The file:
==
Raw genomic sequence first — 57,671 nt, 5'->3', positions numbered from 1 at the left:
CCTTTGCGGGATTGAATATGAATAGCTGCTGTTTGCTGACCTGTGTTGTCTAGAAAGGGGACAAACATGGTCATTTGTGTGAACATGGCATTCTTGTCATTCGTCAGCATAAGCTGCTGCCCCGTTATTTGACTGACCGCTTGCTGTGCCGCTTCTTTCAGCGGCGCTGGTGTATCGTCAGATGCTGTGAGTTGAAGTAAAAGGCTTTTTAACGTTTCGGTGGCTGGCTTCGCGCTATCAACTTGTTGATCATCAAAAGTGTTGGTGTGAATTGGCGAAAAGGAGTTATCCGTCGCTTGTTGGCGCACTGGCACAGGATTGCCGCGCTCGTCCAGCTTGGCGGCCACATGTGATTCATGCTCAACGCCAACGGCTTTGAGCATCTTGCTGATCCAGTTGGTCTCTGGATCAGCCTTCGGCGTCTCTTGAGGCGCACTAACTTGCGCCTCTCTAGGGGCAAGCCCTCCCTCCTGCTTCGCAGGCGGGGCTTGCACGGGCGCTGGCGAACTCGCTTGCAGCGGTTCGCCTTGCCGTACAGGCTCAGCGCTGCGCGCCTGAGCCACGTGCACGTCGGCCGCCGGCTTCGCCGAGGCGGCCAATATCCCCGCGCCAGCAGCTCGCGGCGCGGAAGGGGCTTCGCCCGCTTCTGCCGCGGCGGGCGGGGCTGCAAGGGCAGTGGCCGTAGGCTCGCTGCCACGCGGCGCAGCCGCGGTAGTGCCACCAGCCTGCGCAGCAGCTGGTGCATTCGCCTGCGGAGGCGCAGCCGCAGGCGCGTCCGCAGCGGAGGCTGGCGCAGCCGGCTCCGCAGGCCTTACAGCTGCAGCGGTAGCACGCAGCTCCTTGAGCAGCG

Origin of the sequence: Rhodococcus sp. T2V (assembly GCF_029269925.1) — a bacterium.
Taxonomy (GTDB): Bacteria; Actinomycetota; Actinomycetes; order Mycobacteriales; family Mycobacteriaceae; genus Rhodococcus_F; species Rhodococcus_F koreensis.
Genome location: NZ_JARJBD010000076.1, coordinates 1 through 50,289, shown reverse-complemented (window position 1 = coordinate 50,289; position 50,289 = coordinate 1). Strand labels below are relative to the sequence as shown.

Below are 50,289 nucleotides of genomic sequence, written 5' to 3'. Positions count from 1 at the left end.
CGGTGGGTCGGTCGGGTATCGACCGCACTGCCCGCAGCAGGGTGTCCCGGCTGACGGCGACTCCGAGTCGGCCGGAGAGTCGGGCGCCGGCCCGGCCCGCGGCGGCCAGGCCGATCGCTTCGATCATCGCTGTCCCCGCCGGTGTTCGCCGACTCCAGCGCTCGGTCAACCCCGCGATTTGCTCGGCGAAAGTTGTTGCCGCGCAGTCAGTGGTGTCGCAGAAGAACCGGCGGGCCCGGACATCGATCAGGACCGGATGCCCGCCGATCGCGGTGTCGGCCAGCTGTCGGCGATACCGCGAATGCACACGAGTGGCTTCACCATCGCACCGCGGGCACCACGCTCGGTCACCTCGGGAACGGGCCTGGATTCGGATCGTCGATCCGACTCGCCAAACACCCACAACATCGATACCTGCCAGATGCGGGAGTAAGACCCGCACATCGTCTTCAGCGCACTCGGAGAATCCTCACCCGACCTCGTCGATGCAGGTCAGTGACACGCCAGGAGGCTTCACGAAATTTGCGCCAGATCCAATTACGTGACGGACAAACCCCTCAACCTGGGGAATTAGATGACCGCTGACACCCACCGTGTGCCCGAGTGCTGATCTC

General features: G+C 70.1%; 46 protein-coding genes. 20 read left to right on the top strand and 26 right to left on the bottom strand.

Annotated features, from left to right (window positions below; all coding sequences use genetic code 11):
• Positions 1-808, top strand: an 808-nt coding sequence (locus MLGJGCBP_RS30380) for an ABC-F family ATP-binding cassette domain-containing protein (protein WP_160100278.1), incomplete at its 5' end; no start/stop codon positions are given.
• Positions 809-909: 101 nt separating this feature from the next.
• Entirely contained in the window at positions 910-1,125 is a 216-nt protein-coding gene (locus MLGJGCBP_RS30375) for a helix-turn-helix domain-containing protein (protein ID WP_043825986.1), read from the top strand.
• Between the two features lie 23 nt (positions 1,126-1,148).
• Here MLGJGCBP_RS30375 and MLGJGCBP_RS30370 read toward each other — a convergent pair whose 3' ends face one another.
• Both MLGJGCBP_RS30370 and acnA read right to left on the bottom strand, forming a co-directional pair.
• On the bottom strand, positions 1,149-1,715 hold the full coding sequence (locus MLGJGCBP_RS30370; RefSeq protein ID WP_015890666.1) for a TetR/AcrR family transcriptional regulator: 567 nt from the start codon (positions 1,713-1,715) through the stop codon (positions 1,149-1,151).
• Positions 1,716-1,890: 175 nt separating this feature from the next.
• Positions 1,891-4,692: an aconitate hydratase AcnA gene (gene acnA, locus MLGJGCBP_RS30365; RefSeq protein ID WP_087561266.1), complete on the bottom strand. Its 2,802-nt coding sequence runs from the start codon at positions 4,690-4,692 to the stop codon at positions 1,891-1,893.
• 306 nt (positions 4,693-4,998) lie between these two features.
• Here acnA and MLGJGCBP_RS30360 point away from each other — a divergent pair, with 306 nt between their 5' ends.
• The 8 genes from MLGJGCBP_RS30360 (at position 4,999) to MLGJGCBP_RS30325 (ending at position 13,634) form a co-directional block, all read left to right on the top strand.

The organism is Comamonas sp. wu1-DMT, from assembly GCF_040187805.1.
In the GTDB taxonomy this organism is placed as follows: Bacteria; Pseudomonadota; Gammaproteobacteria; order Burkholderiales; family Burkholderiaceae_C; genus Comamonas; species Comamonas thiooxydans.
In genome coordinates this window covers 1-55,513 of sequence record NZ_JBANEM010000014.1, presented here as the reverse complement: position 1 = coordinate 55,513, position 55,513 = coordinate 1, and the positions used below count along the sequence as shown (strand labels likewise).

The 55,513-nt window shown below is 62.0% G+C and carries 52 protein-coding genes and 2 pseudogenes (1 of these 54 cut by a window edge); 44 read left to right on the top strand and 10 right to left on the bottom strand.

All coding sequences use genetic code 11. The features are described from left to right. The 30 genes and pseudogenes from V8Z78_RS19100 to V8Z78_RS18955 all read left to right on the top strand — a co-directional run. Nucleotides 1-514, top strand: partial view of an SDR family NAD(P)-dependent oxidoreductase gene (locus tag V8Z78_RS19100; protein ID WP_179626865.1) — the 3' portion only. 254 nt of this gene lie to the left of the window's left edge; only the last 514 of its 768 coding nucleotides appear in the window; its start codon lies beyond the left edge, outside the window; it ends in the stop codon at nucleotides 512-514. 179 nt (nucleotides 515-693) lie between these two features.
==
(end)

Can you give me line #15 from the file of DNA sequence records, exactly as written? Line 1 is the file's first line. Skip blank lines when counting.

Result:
• Both MLGJGCBP_RS30370 and acnA read right to left on the bottom strand, forming a co-directional pair.